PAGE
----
Literature searches for the scoping review identified 2770 citations, of which 793 duplicates were removed. Title and abstract screening of the remaining 1977 unique citations identified 269 citations which were potentially eligible. After reviewing full texts, 56 studies were included for analysis (figure 1). The most common reasons for exclusion included conference abstracts (86 studies), ultrasound device was not described (34 studies), or studies using an ineligible intervention (such as conventional ultrasound devices only) (26 studies). Six full texts were unable to be located. All data used in the results are publicly available online.18

Figure 1

Preferred Reporting Items for Systematic Reviews and Meta-Analyses flow chart of the screening process for scoping review.

Characteristics of included studies

Included studies were published between 2005 and 2021. Studies were conducted in 34 different countries across six regions (2 studies were conducted in multiple countries). High-income countries accounted for 24 studies (42.9%), lower middle income countries for 13 studies (23.2%), upper middle income for 9 studies (16.1%) and low-income countries for 8 studies (14.3%) (table 1). In terms of geographical regions, 16 studies (28.6%) were from sub-Saharan African countries, followed by Latin American and Caribbean countries (13 studies, 23.2%). The country with the highest number of studies was the USA (10 studies, 17.9%).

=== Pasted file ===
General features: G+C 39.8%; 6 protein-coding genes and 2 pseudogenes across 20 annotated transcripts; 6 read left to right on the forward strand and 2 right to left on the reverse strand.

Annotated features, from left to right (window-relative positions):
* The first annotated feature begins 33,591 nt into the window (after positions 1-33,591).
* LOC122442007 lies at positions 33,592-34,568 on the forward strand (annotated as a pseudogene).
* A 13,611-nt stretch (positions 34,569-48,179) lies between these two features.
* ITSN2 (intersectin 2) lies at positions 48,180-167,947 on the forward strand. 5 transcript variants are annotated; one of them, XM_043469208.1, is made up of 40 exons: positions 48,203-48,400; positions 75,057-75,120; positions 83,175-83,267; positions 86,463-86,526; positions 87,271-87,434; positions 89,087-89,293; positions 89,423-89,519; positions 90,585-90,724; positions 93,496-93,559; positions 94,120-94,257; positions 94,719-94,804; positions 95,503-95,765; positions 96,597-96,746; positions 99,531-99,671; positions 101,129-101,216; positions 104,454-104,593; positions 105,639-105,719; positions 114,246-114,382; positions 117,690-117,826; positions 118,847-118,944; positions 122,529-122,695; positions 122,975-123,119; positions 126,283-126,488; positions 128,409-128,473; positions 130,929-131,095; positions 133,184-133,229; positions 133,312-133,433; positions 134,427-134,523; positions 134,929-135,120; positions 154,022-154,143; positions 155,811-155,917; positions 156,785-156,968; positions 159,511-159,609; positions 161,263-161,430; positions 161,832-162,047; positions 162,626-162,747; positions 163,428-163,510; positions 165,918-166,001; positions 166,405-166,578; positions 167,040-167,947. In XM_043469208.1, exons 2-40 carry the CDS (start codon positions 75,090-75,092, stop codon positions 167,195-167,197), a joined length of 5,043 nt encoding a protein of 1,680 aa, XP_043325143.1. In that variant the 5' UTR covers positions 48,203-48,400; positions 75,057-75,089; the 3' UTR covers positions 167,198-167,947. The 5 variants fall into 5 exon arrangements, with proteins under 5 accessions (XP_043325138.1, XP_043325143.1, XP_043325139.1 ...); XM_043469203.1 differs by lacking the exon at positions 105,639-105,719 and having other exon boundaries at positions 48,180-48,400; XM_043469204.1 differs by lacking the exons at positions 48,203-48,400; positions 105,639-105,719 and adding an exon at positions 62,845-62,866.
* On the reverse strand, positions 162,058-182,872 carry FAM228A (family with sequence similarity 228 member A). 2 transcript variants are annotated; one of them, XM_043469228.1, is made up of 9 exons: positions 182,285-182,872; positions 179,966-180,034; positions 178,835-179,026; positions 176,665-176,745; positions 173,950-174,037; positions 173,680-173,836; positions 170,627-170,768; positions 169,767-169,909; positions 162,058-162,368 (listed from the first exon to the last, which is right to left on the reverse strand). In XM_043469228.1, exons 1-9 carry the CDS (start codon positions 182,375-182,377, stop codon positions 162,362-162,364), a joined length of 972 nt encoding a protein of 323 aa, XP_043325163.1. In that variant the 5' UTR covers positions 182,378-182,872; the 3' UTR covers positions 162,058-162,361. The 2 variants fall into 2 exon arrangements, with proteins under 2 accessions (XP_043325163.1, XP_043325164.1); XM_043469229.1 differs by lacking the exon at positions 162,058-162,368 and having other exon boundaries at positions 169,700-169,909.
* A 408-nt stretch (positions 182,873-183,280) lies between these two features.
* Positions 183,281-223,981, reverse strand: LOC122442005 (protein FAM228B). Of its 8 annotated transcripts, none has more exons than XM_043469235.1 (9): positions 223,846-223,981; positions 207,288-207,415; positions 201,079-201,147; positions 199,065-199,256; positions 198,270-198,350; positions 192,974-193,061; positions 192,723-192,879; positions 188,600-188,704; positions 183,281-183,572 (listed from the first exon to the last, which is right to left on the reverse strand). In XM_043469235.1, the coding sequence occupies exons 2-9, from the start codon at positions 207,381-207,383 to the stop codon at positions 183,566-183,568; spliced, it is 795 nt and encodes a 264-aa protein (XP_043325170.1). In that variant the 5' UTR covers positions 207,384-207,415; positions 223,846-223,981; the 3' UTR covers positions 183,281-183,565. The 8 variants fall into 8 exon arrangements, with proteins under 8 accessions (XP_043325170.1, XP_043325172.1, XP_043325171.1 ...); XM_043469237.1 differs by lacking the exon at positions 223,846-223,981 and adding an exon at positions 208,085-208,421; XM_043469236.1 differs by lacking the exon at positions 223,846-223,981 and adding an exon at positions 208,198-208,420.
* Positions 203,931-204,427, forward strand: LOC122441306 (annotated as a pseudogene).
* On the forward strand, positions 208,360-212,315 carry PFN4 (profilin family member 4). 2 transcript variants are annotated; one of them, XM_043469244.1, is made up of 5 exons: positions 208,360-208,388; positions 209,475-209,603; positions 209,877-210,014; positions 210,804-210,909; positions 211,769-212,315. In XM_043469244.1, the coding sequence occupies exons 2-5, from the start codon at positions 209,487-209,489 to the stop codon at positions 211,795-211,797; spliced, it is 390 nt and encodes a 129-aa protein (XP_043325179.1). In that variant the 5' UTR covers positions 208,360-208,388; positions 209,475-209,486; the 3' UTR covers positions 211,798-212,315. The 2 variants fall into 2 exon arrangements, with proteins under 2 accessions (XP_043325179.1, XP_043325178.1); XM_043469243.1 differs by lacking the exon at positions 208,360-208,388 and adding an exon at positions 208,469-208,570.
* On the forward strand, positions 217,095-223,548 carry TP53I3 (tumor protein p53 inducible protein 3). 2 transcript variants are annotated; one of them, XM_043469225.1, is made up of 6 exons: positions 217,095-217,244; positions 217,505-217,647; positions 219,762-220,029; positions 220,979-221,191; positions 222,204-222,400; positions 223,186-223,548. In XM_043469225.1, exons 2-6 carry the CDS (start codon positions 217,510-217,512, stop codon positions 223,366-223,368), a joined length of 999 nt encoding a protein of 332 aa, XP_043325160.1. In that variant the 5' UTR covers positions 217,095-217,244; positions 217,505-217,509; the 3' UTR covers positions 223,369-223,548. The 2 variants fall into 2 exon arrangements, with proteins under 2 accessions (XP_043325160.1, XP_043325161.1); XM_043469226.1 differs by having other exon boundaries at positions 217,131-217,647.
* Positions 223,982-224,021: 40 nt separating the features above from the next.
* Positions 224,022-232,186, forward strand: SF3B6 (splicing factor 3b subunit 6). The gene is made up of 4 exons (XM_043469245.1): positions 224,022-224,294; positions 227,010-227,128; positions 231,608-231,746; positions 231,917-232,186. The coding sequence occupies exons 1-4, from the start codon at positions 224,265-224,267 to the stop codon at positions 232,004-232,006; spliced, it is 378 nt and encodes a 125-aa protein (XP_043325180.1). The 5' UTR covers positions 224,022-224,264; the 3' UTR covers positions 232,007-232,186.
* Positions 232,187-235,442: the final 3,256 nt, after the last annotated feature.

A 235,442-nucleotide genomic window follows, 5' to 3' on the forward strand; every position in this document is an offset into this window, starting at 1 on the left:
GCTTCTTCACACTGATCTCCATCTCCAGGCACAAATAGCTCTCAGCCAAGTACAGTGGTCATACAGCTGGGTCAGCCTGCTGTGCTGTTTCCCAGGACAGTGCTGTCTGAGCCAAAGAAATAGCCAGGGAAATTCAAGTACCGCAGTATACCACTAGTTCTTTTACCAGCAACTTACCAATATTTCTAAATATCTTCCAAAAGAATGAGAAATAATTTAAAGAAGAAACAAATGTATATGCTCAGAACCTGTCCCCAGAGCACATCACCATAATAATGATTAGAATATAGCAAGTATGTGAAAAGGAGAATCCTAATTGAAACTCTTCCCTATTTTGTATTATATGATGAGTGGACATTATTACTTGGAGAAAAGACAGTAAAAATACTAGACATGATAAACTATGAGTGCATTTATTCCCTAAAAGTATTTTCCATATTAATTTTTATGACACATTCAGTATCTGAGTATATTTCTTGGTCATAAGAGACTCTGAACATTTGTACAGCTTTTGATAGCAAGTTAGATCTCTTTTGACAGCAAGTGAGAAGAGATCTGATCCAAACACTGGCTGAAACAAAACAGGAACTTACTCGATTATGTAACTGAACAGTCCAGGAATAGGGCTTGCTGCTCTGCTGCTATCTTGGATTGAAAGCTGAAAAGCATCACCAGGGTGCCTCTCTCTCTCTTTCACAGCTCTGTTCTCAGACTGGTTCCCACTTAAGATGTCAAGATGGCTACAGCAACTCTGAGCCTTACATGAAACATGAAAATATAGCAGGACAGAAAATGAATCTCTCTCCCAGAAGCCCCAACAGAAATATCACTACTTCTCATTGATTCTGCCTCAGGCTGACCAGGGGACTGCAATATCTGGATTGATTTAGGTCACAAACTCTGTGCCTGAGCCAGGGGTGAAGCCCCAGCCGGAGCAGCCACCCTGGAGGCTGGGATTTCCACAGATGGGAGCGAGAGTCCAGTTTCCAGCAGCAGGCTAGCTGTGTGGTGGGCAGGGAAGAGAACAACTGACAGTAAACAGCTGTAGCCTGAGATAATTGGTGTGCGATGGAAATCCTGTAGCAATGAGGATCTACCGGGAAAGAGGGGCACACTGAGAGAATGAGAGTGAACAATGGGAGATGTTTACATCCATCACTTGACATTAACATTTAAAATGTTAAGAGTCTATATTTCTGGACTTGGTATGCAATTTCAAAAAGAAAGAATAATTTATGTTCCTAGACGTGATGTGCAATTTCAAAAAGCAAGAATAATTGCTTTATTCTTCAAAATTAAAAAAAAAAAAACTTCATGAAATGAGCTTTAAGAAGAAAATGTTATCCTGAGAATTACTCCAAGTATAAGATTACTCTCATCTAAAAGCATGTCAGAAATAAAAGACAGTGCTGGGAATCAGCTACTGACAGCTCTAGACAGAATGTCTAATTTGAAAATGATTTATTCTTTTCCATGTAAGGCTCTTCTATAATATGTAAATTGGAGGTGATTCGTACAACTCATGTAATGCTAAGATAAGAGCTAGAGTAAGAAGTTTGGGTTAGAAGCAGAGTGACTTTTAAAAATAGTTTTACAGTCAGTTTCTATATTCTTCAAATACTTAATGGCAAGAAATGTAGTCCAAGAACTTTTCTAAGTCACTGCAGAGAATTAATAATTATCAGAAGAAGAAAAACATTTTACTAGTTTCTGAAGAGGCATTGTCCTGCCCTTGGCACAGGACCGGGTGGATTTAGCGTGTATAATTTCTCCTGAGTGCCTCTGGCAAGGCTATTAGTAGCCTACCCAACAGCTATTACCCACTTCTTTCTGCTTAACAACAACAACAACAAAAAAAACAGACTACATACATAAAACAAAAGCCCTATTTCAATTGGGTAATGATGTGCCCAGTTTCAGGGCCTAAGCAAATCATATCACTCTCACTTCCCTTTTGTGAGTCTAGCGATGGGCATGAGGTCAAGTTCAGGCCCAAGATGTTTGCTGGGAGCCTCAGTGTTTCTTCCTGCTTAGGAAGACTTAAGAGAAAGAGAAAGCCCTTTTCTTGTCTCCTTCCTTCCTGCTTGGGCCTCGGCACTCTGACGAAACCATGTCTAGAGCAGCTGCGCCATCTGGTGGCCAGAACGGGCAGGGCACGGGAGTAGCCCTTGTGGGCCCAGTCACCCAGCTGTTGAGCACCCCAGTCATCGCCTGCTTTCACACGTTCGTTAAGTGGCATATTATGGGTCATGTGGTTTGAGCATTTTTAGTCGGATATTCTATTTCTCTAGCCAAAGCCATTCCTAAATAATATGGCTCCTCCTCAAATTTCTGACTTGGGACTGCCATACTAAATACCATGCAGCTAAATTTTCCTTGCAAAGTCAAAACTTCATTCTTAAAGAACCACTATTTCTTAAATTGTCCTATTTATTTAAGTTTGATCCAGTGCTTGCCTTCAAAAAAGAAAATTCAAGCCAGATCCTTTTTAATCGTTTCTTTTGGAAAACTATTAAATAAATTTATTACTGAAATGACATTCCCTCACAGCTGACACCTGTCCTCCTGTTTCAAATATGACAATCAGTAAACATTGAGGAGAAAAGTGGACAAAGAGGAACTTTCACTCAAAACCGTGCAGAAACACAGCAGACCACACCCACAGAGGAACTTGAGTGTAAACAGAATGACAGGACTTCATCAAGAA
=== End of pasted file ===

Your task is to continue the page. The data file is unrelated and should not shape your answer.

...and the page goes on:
Table 1

Number of studies per World Bank (2021) income level

Cross-sectional study designs were most common (15 studies, 26.8%), followed by prospective or retrospective cohort studies (11 studies, 19.6%) and a single study using a case-control study design. The remaining 29 studies were pilot, field or validation studies. Studies were most commonly using portable ultrasound devices for transabdominal assessment (36 studies, 64.3%). Other studies related to training programmes for portable ultrasound use in pregnancy-related indications (9 studies, 16.1%), using portable devices with transvaginal ultrasound only (8 studies, 14.3%), and studies where existing ultrasound devices were modified, such as attaching a motor to a probe to allow for remote control of an ultrasound device (3 studies, 5.4%). In total, 21 studies related to assessment of fetal characteristics or performing gestational dating (37.5%). Other studies used portable ultrasound for routine antenatal scans or clinical observations (13 studies, 23.2%) and ultrasound use in emergency/trauma situations involving pregnant women (10 studies, 17.9%) (figure 2).

Figure 2

Studies classified by their main objective in using a portable ultrasound.

The 56 studies used 27 different portable ultrasound models, from 17 manufacturers (table 2). Nearly half used a device produced by SonoSite, with the most common being the SonoSite M-Turbo (10 studies, 17.9%) followed by the General Electric (GE) VScan (8 studies), SonoSite Titan and Micromaxx (4 studies each), and GE Voluson i (three studies). One device, the Enlace Hispano Americano de Salud Healthy Pregnancy Kit device, was described in two studies but does not appear to be commercially available.19 20

Table 2

Number of studies, stratified by manufacturer and model of portable ultrasound device

Of the 56 studies, 47 (83.9%) primarily focused on pregnant women as participants, and 9 studies (16.1%) collected data related to staff members who participated in portable ultrasound training programmes. The 47 studies involved pregnant women without specific restrictions (32 studies), pregnant women who presented with vaginal bleeding (5 studies) or women with ectopic or clinically high-risk pregnancies (10 studies). For the nine studies that reported data on staff members being trained in portable ultrasound use, these involved multiple groups of health professionals (four studies), physicians only (two studies), nurses/midwives only (two studies) and medical students (one study).